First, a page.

Mitotic.

The process by which a cell divides into two identical daughter cells with no change in chromosome number; also used to refer to the whole cell cycle during which this cell division occurs.

Mitotic cell death.

The result of cells attempting to go through mitotic cell division with broken or fused chromosomes such that the daughter cells do not receive the full complement of DNA necessary for survival.

Monte Carlo (analysis, methods, simulation).

A numerical technique that samples values at random from specified probability distributions.

MutT.

An enzyme which hydrolyzes 8-ozyguanine triphosphates to monophosphates and eliminates them as precursors for DNA and RNA synthesis.

N

Necrosis.

An ill-defined form of cell death that may be different from apoptosis, and is often characterized by sudden collapse of nuclear and cytoplasmic structures and loss of membrane integrity.

Neoplastic.

An alternative term for malignant or cancer cells that result in new and abnormal growth.

Nonhomologous recombination.

A mechanism of DNA repair in which two dissimilar broken ends of DNA are ligated using the set of end-binding proteins, polymerase and ligase. This is also called illegitimate recombination.

O

Oncogene.

Those genes that exert a dominant effect in expressing one or more characteristics of malignancy. They are often a result of specific mutations.

8-oxyguanine.

The product of an oxygenation reaction from endogenous metabolism or exposure to ionizing radiation that adds an oxygen atom to the 8-position of the guanine base in DNA. This is one of the more common products of oxygenation reactions in DNA and in nucleotide pools.

P

p53.

A protein having a molecular weight of 53 kilodalton. It has a large variety of functions including transcriptional activation, binding to DNA repair proteins and to single stranded DNA, Holliday junctions, and other damaged DNA structures. The gene coding for the p53 protein is conventionally represented in italics as p53; a convention which is generally employed in distinguishing proteins from their genes.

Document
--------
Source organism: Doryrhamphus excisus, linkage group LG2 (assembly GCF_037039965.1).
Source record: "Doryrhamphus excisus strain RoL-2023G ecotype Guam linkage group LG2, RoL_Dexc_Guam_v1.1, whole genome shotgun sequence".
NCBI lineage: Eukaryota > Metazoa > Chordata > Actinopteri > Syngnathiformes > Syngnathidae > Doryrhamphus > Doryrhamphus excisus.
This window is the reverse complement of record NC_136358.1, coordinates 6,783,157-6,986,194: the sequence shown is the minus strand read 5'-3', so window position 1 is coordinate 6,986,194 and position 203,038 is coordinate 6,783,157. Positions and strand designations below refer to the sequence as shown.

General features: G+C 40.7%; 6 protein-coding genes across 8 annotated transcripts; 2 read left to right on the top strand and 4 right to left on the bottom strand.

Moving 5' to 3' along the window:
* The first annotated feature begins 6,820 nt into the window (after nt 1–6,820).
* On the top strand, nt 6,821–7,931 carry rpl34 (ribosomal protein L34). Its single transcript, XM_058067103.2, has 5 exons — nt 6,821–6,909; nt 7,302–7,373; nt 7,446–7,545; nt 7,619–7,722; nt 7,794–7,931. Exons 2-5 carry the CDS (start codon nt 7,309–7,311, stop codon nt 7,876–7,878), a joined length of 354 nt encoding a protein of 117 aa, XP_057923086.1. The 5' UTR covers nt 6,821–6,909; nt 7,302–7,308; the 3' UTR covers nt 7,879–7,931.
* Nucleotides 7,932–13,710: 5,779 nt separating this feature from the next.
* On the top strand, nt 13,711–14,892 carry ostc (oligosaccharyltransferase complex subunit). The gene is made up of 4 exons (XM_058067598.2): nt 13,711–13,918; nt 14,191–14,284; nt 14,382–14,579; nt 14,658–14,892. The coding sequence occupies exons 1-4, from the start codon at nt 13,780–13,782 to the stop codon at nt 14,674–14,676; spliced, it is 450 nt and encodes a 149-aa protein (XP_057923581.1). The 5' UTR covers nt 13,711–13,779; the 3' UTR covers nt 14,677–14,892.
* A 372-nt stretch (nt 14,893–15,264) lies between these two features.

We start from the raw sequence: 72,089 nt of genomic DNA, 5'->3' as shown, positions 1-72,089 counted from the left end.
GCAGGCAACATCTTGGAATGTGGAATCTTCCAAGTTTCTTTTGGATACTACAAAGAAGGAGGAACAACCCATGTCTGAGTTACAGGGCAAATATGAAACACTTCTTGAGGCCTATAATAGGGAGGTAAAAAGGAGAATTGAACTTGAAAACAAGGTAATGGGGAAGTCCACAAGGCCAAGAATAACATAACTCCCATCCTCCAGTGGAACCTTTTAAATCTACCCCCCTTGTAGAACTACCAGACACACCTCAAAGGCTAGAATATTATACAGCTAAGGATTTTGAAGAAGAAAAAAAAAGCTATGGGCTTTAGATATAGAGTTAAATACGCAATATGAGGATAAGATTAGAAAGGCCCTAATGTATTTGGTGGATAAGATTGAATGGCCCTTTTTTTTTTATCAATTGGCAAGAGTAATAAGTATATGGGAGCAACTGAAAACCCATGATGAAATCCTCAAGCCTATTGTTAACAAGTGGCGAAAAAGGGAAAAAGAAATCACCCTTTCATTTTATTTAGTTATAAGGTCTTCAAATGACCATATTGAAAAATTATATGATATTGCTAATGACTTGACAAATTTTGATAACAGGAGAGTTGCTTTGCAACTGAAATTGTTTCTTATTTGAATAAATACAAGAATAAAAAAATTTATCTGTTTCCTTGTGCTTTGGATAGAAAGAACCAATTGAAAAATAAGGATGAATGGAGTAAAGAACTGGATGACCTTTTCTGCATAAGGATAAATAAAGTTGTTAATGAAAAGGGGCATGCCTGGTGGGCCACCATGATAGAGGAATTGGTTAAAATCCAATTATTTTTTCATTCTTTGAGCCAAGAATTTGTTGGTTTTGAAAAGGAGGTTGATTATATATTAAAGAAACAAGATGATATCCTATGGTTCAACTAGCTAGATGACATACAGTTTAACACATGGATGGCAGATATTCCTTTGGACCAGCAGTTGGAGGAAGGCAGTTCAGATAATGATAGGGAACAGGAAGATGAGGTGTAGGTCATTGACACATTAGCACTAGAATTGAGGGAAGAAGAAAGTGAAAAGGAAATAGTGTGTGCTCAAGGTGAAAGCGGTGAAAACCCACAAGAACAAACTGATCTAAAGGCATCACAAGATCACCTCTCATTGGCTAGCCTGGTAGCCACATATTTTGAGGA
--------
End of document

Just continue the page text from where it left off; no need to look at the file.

Packed tower aeration (PTA).

A method for removing volatile contaminants from water by passing a flow of air over a thin film of the water.

PBPK models.

Physiologically-based pharmaco-kinetic models: mathematical models that incorporate physiological principles, e.g., blood-flow to tissues, to simulate the movement (kinetic behavior) of contaminants (e.g., radon) in the body.

Phenotype.

The visible expression of genetic information contained in the DNA of an organism (i.e., its genotype).

picocurie (pCi).

A quantity of radioactivity equivalent to 3.7 × 10-2 decays per second or 2.22 decays per minute. One pCi = 0.037 Bq.

Plug flow reactor (PFR).

A treatment unit where the fluid enters the influent end and travels as a discrete packet (plug) to the effluent end of the unit without mixing with packets of fluid ahead or behind it.

Point-of-entry treatment (POE).

A process where a contaminant is removed from water just before it is used in an individual household or business, as, opposed to treatment at a central location before the water is distributed to many users.

Potential alpha energy.

The total kinetic energy of all the alpha particles emitted by a mixture of radon decay products when all of the atoms in the mixture have completely decayed into 210 Pb. Potential alpha energy is measured in Joules (J) or MeV.

Potential alpha energy concentration (PAEC).

The concentration of potential alpha energy for radon decay products suspended in a volume air. PAEC is measured in quantities of J m-3 or Working Level (1 WL = 2.08 × 10-5 J m-3).

Precision.

The uncertainty in a single result from a measurement or procedure that is caused by inherent variability in the processes that are combined to form the result. Precision is a complement to variability.



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